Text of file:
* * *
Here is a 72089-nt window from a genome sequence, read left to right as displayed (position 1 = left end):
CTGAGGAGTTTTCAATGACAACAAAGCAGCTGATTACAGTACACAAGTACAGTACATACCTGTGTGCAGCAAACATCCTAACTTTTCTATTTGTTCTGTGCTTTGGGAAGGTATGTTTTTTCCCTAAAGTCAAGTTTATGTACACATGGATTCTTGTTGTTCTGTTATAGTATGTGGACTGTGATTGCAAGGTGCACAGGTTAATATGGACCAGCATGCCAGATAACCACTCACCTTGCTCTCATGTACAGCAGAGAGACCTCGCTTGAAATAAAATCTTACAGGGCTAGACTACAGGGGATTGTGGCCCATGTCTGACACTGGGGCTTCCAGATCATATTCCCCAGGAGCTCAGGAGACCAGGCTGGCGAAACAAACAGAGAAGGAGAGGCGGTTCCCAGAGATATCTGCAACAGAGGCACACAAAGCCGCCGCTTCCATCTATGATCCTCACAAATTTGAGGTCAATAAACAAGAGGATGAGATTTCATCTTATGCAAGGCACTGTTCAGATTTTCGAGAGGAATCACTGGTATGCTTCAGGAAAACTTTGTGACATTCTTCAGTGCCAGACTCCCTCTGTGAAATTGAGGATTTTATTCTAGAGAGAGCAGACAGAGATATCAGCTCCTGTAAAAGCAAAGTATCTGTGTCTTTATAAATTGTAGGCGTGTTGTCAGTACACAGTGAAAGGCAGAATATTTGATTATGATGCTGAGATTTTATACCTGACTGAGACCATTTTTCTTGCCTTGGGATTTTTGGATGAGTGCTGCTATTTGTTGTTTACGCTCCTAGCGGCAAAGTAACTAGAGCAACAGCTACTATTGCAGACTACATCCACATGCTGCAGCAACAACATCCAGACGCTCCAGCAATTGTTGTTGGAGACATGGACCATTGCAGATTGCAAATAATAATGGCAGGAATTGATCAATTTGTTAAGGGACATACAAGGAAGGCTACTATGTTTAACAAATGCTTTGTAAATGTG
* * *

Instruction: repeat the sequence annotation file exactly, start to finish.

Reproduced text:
Here is a 72089-nt window from a genome sequence, read left to right as displayed (position 1 = left end):
CTGAGGAGTTTTCAATGACAACAAAGCAGCTGATTACAGTACACAAGTACAGTACATACCTGTGTGCAGCAAACATCCTAACTTTTCTATTTGTTCTGTGCTTTGGGAAGGTATGTTTTTTCCCTAAAGTCAAGTTTATGTACACATGGATTCTTGTTGTTCTGTTATAGTATGTGGACTGTGATTGCAAGGTGCACAGGTTAATATGGACCAGCATGCCAGATAACCACTCACCTTGCTCTCATGTACAGCAGAGAGACCTCGCTTGAAATAAAATCTTACAGGGCTAGACTACAGGGGATTGTGGCCCATGTCTGACACTGGGGCTTCCAGATCATATTCCCCAGGAGCTCAGGAGACCAGGCTGGCGAAACAAACAGAGAAGGAGAGGCGGTTCCCAGAGATATCTGCAACAGAGGCACACAAAGCCGCCGCTTCCATCTATGATCCTCACAAATTTGAGGTCAATAAACAAGAGGATGAGATTTCATCTTATGCAAGGCACTGTTCAGATTTTCGAGAGGAATCACTGGTATGCTTCAGGAAAACTTTGTGACATTCTTCAGTGCCAGACTCCCTCTGTGAAATTGAGGATTTTATTCTAGAGAGAGCAGACAGAGATATCAGCTCCTGTAAAAGCAAAGTATCTGTGTCTTTATAAATTGTAGGCGTGTTGTCAGTACACAGTGAAAGGCAGAATATTTGATTATGATGCTGAGATTTTATACCTGACTGAGACCATTTTTCTTGCCTTGGGATTTTTGGATGAGTGCTGCTATTTGTTGTTTACGCTCCTAGCGGCAAAGTAACTAGAGCAACAGCTACTATTGCAGACTACATCCACATGCTGCAGCAACAACATCCAGACGCTCCAGCAATTGTTGTTGGAGACATGGACCATTGCAGATTGCAAATAATAATGGCAGGAATTGATCAATTTGTTAAGGGACATACAAGGAAGGCTACTATGTTTAACAAATGCTTTGTAAATGTG